Nearly 1,900 miles away from where leaders of the Oath Keepers have been standing an historic trial for seditious conspiracy in Washington, D.C., a watershed ruling combating so-called militia groups came down in a county courthouse in New Mexico.
In that case, a Bernalillo County judge barred a little-known paramilitary organization known as the New Mexico Civil Guard from using “organized force” at protests or gatherings. Former Acting Assistant Attorney General Mary McCord — now the executive director for the Institute for Constitutional Advocacy and Protection (ICAP) at Georgetown Law — helped spearhead that fight.
On the latest episode of Law&Crime’s podcast Objections: with Adam Klasfeld, McCord details her legal strategy for bringing U.S. domestic extremists to heel — using statutes that have been on the books in most states for decades if not centuries. She views her current labors as a continuation of her work inside the Department of Justice, where she capped off her nearly 20-year tenure with a leadership role on national security.
“This is when a foreign terrorist organization, ISIS, declared a caliphate and was taking up physically taking over territory in Syria and claiming to be its own sovereign state,” McCord reflected, noting that many U.S. citizens traveled abroad to take up that fight.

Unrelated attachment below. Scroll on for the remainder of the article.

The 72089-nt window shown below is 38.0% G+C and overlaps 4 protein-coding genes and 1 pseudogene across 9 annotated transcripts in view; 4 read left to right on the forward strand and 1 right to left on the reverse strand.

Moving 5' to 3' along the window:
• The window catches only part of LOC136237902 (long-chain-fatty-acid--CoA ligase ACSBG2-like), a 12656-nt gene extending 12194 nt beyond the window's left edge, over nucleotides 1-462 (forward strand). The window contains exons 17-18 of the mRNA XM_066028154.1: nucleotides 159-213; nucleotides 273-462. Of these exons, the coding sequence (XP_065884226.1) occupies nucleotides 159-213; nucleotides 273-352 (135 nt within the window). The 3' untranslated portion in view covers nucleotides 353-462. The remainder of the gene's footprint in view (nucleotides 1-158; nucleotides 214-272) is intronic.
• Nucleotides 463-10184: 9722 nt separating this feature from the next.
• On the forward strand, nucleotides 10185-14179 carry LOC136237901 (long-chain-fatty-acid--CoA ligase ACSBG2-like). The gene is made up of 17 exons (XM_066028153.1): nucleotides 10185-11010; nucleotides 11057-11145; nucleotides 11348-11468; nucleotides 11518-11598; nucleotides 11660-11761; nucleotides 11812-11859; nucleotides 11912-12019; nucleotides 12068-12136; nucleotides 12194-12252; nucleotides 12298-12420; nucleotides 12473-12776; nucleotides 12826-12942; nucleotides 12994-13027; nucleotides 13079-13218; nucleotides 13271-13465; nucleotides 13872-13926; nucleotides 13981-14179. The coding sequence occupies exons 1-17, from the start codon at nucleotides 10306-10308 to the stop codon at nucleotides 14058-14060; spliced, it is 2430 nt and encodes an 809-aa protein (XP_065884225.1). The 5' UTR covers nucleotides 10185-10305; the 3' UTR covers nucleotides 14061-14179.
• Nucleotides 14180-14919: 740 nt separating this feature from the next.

“The way that those who are adhering to extremist movements recruit — and spread and propagandize and monetize and plot and plan — is very similar to the way we see domestic extremists do similar recruitment,” she noted. “They prey on people’s vulnerabilities, their grievances. They create an ‘us-versus-them.’ You know, let’s blame somebody else for our own problems, whether they’re economic or what-have-you.”
“A Mythology About the Second Amendment”
The U.S. militia movement has its roots in the 1990s, flaring up with the standoff at Ruby Ridge, the Waco siege, and the Oklahoma City bombing. Bomber Timothy McVeigh was associated with the Michigan Militia. Since that time, U.S. paramilitary groups styling themselves as militias have been a fixture of the far-right of U.S. politics, featuring prominently in the Jan. 6th attack on the U.S. Capitol.
McCord believes that calling such groups “militias” is a misnomer — and that the time has come to treat them as “unauthorized” and “unlawful” paramilitary groups.
“These groups and other real Second Amendment absolutists have been fairly effective, I think in really creating a mythology about the Second Amendment — a mythology by which private militias like them are a bulwark against the tyranny of the government,” she noted. “This is a very insurrectionist view of the Constitution, but it is not consistent with history, the text of the Constitution, or Supreme Court interpretation.”
In fact, McCord says, almost every state has a “strict subordination clause” baked into their constitutions. These place the military below the civilian authority.
“This came from the Virginia’s Bill of Rights when it enacted its constitution back in the 1700s,” McCord noted. “This was a way of basically saying: No rogue militias, right? We’re going to have a state government here. We’re going to have a state constitution. We’ll have our own state militia.”
In addition to these state constitutional clauses, McCord counted 29 states with criminal anti-militia statutes dating back to the 1800s.